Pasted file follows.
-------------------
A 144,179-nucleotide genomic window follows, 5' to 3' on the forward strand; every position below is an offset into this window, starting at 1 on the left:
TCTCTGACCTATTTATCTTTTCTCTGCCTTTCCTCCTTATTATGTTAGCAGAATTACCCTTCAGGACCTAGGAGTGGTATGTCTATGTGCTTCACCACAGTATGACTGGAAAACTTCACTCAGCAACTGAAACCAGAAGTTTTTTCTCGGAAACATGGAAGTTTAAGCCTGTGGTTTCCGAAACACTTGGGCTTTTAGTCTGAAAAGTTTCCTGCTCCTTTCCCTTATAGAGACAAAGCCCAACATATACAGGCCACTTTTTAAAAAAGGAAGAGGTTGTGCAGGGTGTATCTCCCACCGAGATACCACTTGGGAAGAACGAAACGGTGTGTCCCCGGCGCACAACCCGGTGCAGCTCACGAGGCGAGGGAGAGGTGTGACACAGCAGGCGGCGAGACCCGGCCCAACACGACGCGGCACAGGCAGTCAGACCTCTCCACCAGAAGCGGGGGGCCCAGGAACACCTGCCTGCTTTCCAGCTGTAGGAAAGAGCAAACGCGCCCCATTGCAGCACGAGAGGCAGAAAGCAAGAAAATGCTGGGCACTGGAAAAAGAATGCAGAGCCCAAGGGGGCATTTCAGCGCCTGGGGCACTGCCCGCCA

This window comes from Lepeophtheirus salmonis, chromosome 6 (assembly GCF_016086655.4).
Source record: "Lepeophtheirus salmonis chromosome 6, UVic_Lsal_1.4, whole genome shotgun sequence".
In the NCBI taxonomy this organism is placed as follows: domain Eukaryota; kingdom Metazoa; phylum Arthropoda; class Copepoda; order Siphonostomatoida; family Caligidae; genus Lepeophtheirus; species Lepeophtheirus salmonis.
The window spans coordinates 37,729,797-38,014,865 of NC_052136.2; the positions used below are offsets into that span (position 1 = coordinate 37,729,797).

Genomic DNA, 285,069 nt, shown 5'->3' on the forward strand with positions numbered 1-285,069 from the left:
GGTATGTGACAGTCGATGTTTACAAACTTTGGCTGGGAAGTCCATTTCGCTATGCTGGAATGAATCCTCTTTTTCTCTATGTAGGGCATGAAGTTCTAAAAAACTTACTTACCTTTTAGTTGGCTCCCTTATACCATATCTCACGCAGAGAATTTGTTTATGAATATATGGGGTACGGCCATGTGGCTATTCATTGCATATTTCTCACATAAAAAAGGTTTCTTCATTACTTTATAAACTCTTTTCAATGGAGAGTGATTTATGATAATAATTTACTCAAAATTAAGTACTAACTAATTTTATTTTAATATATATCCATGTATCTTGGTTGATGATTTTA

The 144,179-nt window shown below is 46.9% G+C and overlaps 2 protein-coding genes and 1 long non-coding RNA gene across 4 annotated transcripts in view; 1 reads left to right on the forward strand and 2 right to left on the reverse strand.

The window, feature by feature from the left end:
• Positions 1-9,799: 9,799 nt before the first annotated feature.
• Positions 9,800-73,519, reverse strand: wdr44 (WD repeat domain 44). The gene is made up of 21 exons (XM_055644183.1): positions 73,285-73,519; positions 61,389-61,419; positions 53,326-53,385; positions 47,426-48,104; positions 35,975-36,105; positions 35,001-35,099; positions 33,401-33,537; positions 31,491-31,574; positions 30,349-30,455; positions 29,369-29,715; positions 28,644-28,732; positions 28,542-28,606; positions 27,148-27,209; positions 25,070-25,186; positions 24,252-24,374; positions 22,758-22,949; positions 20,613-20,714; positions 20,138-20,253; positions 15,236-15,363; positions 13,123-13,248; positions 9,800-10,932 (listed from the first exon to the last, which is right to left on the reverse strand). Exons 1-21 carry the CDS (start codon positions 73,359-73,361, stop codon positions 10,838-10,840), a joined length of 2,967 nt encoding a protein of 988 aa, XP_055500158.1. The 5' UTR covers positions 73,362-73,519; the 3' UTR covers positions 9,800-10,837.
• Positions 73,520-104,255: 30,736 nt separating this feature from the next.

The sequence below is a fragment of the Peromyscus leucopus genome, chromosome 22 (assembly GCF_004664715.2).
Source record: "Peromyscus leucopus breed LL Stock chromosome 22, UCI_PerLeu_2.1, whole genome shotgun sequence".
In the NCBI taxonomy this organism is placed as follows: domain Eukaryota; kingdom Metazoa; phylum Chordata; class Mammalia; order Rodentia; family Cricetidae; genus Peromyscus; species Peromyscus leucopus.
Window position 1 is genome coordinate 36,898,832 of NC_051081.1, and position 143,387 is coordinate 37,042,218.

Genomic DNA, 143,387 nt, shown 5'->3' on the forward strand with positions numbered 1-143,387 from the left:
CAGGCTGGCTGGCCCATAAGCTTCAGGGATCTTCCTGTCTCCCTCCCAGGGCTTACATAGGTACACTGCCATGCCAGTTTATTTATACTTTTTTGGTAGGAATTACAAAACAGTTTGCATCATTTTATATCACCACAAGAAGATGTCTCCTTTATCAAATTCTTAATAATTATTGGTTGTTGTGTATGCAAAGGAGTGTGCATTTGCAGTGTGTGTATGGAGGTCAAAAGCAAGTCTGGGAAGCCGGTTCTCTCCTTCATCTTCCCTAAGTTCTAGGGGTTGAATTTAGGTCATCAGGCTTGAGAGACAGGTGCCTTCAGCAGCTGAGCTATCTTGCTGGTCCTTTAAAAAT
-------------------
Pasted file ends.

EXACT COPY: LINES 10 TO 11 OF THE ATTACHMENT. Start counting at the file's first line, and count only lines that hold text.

The window, feature by feature from the left end:
• Positions 1-9,799: 9,799 nt before the first annotated feature.